COPSS-NISS Webinar: Delphi’s COVIDcast Project Featured

Roni Rosenfeld (Carnegie Mellon) reviews the components that make up the COVIDcast ecosystem.Ryan Tibshirani (Carnegie Mellon) walks through the R code for an example that plots COVID-19 deaths.Rob Tibshirani (Stanford), below, moderates a busy Q&A portion of the webinar.

To begin, the presenter’s work in this area is performed under a philosophy of open access.  All of the work presented during this session, both in terms of the code and data, are openly available.  Access to everything is through this site:  The data server can be found at: and the COVID-19-specific client libraries are at And, here is a link to their group's website which shares everything beyond COVID (papers, blog, flu forecasting and nowcasting tools, etc.).

The Delphi research group was formed in 2012 at Carnegie Mellon University “to develop the theory and practice of epidemic forecasting, and its role in decision-making”.  In 2019 it was awarded the CDC’s National Center of Excellence for flu forecasting.  When the COVID-19 pandemic hit in 2020, this group and their work was clearly in place to make a difference right away.  As a result, the Delphi group launched an effort called COVIDcast to help tracking and even forecast the pandemic.  During this webinar, founding members of the Delphi group, Carnegie Mellon research scientists Roni Rosenfeld (Department of Machine Learning) and Ryan Tibshirani (Department of Machine Learning and Department of Statistics) provided an overview of the many parts of COVIDcast which in turn led a number of fascinating examples. 

Roni began by providing an overview of the hierarchy of a variety of indicators that they have woven into this application as the basis for their analyses.  From here he described the various components of the COVIDcast ecosystem that work together, everything from the data and software infrastructure that make up the foundation through a public API that then allows for display of real-time interactive maps and graphics and modeling.  In addition, covidcast and evalcast R packages as well a covidcast Python package are made available so that others may fully use/leverage the tools we've built or may perhaps add to this work and its capabilities.

Ryan spent his time concentrating more on the technical aspects of COVIDcast.  He first provided a quick overview of both the API and what is included in the R and Python packages.  This led to a number of eye-opening examples of output that tracked the following indicators: deaths, hospitalizations, doctor’s visits, symptoms and mask use, as well as an interactive maps of new cases and cumulative cases of COVID in the United States. ALL of the examples included the snippets of relevant code so that others can work with these data!  Perhaps the most exciting topic discussed was Ryan’s description of the work they have done regarding the development of forecasting.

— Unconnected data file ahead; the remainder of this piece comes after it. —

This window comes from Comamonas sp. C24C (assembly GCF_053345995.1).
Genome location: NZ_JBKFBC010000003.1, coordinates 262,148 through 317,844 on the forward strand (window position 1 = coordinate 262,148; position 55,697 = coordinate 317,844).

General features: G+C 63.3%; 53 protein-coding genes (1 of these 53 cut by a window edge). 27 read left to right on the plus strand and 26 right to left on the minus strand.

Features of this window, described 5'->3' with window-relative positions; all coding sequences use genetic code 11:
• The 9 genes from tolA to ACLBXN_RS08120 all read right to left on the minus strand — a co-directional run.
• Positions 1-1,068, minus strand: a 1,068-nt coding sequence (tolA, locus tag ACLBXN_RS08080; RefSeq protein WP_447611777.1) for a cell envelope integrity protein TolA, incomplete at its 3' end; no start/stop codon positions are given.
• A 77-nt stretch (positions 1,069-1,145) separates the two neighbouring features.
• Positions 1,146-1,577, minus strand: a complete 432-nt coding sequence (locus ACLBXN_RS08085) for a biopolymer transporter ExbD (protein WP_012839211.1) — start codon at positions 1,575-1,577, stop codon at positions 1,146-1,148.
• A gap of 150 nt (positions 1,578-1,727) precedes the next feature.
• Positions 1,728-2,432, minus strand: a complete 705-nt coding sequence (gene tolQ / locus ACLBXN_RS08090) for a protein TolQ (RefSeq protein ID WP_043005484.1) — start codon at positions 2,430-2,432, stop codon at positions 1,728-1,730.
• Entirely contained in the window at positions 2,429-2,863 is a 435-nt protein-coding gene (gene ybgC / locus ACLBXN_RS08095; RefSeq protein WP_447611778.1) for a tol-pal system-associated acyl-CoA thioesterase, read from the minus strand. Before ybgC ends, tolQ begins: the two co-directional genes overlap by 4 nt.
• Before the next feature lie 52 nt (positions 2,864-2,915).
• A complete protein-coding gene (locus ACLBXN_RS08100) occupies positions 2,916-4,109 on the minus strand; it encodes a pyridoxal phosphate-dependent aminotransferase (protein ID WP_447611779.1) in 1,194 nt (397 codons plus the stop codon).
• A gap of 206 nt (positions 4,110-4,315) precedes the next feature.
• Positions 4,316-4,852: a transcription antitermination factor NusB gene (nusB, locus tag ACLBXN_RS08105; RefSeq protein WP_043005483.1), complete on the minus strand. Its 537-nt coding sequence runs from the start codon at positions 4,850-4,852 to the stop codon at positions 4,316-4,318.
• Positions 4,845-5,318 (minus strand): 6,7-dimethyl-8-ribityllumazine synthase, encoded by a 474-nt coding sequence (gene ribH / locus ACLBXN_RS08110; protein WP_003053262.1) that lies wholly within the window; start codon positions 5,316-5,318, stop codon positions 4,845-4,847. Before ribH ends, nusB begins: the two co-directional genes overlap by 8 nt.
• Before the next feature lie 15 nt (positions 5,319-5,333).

Rob Tibshirani (Stanford University) led an active Question and Answer portion of the session.  In fact, there were more questions than could be answered in the time provided.  While some questions tended to be technical in nature, others were curious as to whether the CDC is using any of their forecasting information, or do they know if others are using their work.  Another question asked about whether they have thought about indicators related to vaccine development or deployment.  Still other questions got both Roni and Ryan to talk about where they see this work going in the future, the types of models they envision and the forecasting that could become available.  Both presenters answered a host of questions responding to a number issues related to this work and the challenges they face.  Please review the recording of the session below for all of the detailed discussion that took place.

Want to learn more?  Mark your calendar for every 1st and 3rd Thursday from noon to 1 pm ET.  (See the NISS website for event details and to register for these sessions!) 

Below, please find a recording of this session along with a link to the slides that the speaker used. The slides not only provide you with the key points that were offered but also include links to additional resources that should not be ignored!

Recording of the Session

Slides used by the Speakers

Roni Rosenfeld and Ryan Tibshirani (Carnegie Mellon University)

Delphi’s COVIDcast Project: An Ecosystem for Tracking and Forecasting the Pandemic

About this Webinar Series

The COPSS-NISS COVID-19 Data Science webinar series is co-organized by the Committee of the Presidents of Statistical Societies (COPSS) and its five charter member societies (ASA, ENAR, IMS, SSC, and WNAR), as well as NISS.  This bi-monthly webinar features the latest research that is positioned on the cusp of new understanding and analysis of COVID-19 pandemic data, and promotes data-driven research and decision making to combat COVID-19.  Find out more about this series and view all the previous sessions on the Webinar Series page.

Saturday, December 19, 2020 by Glenn Johnson